While you might determine which inventory you purchase based on your personal preferences (which is okay. You want to project a specific aesthetic, after all), you should always use your POS inventory reporting to see which products are your best-sellers and double-down on stocking more of what’s bringing in sales.

For many, this will shed light on the 80/20 rule, which essentially means that 80% of your store’s sales are likely generated by about 20% of the items you sell.  

Identify your most profitable products, and double-down on selling more of them. Additionally, identify complementary products and focus on cross-selling them. Try to remove and emotional attachments you have to your inventory and let your sales data dictate what you decide to restock. 


4. Sync your inventory in-store and online

According to Statistica, online sales are projected to account for 17.5% of all retail sales by 2021. If you don’t already have an eCommerce store, it’s time to jump on the bandwagon. If you do, it’s time to start optimizing.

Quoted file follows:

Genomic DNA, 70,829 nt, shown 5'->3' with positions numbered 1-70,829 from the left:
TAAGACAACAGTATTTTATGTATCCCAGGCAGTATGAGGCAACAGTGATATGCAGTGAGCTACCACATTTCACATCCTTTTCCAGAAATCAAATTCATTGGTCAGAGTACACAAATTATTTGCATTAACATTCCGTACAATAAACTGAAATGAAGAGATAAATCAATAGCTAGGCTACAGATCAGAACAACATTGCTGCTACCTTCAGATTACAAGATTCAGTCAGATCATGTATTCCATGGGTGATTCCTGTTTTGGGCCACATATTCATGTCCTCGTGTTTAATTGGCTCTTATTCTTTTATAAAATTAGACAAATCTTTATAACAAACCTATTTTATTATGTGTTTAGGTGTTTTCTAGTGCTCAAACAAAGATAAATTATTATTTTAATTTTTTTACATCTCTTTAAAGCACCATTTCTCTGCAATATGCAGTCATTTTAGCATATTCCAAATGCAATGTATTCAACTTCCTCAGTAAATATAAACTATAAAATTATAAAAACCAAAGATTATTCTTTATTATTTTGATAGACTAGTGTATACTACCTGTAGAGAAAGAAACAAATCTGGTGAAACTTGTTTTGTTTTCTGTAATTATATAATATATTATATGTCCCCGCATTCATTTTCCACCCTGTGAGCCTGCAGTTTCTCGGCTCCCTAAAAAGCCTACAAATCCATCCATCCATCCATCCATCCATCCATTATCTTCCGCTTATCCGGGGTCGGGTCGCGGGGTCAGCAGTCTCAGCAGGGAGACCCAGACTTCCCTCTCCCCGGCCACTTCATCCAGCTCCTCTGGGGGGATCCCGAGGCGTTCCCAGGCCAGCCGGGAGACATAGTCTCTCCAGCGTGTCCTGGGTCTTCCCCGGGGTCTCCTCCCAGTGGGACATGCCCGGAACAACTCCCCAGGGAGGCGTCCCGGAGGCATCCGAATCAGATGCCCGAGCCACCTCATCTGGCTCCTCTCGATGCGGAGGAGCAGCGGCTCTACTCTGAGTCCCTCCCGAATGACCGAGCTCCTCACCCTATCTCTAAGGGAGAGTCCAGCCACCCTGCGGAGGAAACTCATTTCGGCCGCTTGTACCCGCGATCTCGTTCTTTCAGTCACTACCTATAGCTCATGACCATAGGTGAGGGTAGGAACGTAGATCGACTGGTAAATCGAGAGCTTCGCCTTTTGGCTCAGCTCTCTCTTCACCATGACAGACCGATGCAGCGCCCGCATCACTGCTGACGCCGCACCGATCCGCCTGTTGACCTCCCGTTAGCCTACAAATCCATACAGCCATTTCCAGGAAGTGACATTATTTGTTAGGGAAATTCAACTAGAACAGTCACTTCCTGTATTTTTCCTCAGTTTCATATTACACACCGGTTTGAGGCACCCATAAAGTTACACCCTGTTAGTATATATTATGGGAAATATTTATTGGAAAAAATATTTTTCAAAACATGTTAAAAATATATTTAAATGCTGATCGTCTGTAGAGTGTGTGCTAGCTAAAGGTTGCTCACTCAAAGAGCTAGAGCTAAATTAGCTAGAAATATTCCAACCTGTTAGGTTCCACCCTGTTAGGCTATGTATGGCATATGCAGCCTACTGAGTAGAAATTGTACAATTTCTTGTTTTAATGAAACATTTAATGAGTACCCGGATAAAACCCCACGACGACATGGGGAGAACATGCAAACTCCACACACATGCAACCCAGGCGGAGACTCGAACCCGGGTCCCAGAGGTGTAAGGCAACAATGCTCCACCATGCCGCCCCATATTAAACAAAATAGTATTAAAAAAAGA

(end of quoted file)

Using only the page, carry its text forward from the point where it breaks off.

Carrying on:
With the right eCommerce platform, migrating your brick-and-mortar store online is a straightforward process. The result of doing so is that you get a 360-degree overview of your entire business while selling your inventory to a larger addressable market. 

By the way…

Lightspeed eCom is the only system designed specifically for brick-and-mortar retailers looking to migrate their store online. Each time you make a sale from either store, your inventory’s back end is synced in real-time.


The bottom line

Your store’s inventory is the backbone of your cash flow. Remember that having an inventory management gameplan in place will help you minimize losses and maximize your inventory’s ROI. 

  1. Get rid of dead inventory
  2. Evaluate slow-moving inventory
  3. Double-down on what sells
  4. Sync your inventory in-store and online

Take control of your inventory management and you’ll stop wasting valuable resources, which is essential for your store’s growth, both short-term and long-term. Establish an inventory auditing, buying and selling process that works for you and reap the rewards for years to come.